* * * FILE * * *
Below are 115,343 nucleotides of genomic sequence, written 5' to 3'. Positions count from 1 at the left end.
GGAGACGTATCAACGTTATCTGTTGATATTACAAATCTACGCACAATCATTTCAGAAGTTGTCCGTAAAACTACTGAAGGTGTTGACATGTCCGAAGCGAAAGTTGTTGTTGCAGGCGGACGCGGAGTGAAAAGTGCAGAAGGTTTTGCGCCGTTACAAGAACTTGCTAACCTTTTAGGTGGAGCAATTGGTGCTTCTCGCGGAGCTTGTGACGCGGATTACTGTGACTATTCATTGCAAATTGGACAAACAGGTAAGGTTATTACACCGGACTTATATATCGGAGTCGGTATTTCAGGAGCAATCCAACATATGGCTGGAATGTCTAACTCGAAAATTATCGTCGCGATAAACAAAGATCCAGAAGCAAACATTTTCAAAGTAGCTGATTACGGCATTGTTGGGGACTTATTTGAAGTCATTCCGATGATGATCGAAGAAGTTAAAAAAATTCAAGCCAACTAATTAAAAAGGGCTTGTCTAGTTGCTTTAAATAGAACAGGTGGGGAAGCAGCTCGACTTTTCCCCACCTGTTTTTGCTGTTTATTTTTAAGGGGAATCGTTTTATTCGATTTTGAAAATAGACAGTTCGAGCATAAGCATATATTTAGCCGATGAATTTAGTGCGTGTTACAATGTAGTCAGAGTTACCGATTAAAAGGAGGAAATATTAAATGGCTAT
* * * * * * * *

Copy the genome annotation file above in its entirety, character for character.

Below are 115,343 nucleotides of genomic sequence, written 5' to 3'. Positions count from 1 at the left end.
GGAGACGTATCAACGTTATCTGTTGATATTACAAATCTACGCACAATCATTTCAGAAGTTGTCCGTAAAACTACTGAAGGTGTTGACATGTCCGAAGCGAAAGTTGTTGTTGCAGGCGGACGCGGAGTGAAAAGTGCAGAAGGTTTTGCGCCGTTACAAGAACTTGCTAACCTTTTAGGTGGAGCAATTGGTGCTTCTCGCGGAGCTTGTGACGCGGATTACTGTGACTATTCATTGCAAATTGGACAAACAGGTAAGGTTATTACACCGGACTTATATATCGGAGTCGGTATTTCAGGAGCAATCCAACATATGGCTGGAATGTCTAACTCGAAAATTATCGTCGCGATAAACAAAGATCCAGAAGCAAACATTTTCAAAGTAGCTGATTACGGCATTGTTGGGGACTTATTTGAAGTCATTCCGATGATGATCGAAGAAGTTAAAAAAATTCAAGCCAACTAATTAAAAAGGGCTTGTCTAGTTGCTTTAAATAGAACAGGTGGGGAAGCAGCTCGACTTTTCCCCACCTGTTTTTGCTGTTTATTTTTAAGGGGAATCGTTTTATTCGATTTTGAAAATAGACAGTTCGAGCATAAGCATATATTTAGCCGATGAATTTAGTGCGTGTTACAATGTAGTCAGAGTTACCGATTAAAAGGAGGAAATATTAAATGGCTAT